Installing solar panels on a wind tower makes for a good way to optimally use space for renewable energy production, says Acciona. It will also help test the efficiency of organic PV. Pictured is the screenshot of the said tower taken from Acciona’s video. (Photo Credit: Acciona)
- Spain’s Accionia has installed flexible organic solar power panels on the exterior of a wind turbine within Breña Wind Farm in Spain
- It has used Heliatek’s solar panels that use carbon as a raw material instead of silicon
- Panels have been put up as a pilot project to cover consumption of the turbine’s auxiliary systems in order to test the efficiency of organic PV
Spanish renewable energy company Acciona has come up with an interesting hybrid power generation proposition to generate power from its wind turbines. It has installed flexible organic PV panels on a wind turbine tower in the Breña Wind Farm in Albacete, Spain. Energy produced by the solar panels will be used for internal electricity consumption of the turbine.
Acciona expects the new PV system to cover consumption of the turbine’s auxiliary systems. It also plans to get a battery storage system for the tower at a later stage.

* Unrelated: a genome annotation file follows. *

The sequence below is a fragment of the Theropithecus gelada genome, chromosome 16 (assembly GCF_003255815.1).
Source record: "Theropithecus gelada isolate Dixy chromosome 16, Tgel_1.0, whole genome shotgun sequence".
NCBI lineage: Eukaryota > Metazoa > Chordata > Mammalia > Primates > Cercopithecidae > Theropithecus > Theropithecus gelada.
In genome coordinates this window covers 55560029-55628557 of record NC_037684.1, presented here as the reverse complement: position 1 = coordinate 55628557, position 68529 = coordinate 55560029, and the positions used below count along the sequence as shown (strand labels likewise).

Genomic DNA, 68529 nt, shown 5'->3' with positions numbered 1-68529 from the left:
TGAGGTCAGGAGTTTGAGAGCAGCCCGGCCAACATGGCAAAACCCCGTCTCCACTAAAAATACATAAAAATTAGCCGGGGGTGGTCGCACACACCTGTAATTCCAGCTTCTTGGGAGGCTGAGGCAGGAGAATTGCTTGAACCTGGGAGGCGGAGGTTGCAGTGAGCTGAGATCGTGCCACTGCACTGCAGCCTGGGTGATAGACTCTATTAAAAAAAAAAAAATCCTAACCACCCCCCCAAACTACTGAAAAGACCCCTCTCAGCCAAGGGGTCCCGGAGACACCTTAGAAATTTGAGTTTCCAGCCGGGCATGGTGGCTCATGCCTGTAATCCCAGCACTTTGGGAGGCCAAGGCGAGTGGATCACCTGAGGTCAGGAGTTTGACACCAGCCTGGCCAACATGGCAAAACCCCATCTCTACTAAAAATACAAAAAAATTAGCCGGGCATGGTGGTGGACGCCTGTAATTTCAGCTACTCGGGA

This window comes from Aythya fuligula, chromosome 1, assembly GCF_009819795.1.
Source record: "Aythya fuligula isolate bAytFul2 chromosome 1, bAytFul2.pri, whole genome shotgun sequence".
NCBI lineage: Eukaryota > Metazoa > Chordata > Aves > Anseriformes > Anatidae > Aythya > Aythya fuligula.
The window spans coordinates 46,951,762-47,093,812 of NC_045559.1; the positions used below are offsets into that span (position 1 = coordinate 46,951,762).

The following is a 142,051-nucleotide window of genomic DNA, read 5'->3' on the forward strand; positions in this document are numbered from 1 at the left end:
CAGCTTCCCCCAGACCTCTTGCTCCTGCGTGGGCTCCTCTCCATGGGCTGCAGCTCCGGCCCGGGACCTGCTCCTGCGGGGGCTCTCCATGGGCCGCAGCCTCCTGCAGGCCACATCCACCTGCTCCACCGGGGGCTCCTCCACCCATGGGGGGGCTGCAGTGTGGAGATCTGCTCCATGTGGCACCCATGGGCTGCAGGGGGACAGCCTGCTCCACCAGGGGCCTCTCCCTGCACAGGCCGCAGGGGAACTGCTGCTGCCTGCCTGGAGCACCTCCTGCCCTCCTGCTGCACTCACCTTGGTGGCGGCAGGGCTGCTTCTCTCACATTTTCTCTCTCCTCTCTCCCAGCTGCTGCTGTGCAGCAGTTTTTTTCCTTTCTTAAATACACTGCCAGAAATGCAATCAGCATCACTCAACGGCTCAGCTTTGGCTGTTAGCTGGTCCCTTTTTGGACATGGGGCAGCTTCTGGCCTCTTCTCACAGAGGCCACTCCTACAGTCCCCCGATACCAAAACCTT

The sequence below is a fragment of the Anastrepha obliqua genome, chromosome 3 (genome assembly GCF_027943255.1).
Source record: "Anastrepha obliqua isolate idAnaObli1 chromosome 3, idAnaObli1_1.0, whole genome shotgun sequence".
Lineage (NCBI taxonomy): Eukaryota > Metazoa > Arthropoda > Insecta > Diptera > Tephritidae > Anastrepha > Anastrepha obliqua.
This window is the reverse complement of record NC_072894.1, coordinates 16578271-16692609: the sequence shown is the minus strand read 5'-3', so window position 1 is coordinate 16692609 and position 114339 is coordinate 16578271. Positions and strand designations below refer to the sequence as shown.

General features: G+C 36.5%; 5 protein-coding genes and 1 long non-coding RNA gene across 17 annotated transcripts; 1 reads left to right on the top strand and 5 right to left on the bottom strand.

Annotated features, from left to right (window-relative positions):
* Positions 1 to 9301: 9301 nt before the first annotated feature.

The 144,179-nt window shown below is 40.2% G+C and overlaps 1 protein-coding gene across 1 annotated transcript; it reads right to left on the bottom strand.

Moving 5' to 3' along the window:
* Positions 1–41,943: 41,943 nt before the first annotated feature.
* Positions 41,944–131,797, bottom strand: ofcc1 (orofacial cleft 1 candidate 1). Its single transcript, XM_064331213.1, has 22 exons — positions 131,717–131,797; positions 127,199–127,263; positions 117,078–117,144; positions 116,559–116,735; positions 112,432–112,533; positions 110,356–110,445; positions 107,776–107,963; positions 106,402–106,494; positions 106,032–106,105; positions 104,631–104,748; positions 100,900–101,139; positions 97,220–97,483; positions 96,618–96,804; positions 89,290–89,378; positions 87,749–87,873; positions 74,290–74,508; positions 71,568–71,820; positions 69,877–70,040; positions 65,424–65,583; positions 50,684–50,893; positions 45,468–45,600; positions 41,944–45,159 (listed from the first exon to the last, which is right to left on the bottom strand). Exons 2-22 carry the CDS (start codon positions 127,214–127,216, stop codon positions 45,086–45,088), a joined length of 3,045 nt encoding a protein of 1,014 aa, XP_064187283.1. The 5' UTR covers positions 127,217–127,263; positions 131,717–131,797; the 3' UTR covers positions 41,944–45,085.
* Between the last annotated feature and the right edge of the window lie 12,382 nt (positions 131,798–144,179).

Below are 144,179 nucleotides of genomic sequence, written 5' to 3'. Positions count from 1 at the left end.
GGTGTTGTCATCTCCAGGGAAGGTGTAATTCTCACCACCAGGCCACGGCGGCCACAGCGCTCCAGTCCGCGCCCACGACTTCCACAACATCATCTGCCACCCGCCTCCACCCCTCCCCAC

One tower in the wind power plant has been covered with 120 solar panels. The AW77/1500 of Nordex-Acciona Windpower technology comes with a 80-meter-high steel tower. The panels face southeast-southwest to capture the maximum possible amount of sunlight during the day. Positioning of the panels is such that these are distributed at 8 different heights covering 50 meters of the tower’s surface area.
German manufacturer of organic flexible solar films, Heliatek has provided its 1 mm thick panels for the wind tower. Heliatek has used carbon as the raw material for these panels instead of silicon. While the efficiency level of these type of panels is lower than those made of silicon, Acciona argues these have low maintenance costs and consume less energy during manufacturing.
“The hybridization project in Breña means the optimization of the use of space for renewable energy production and it will enable us to test the efficiency of organic photovoltaics, a technology that we believe has one of the best improvement curves in terms of technological efficiency. That is why we have decided to pilot it,” said Acciona’s Energy Innovation Director Belén Linares.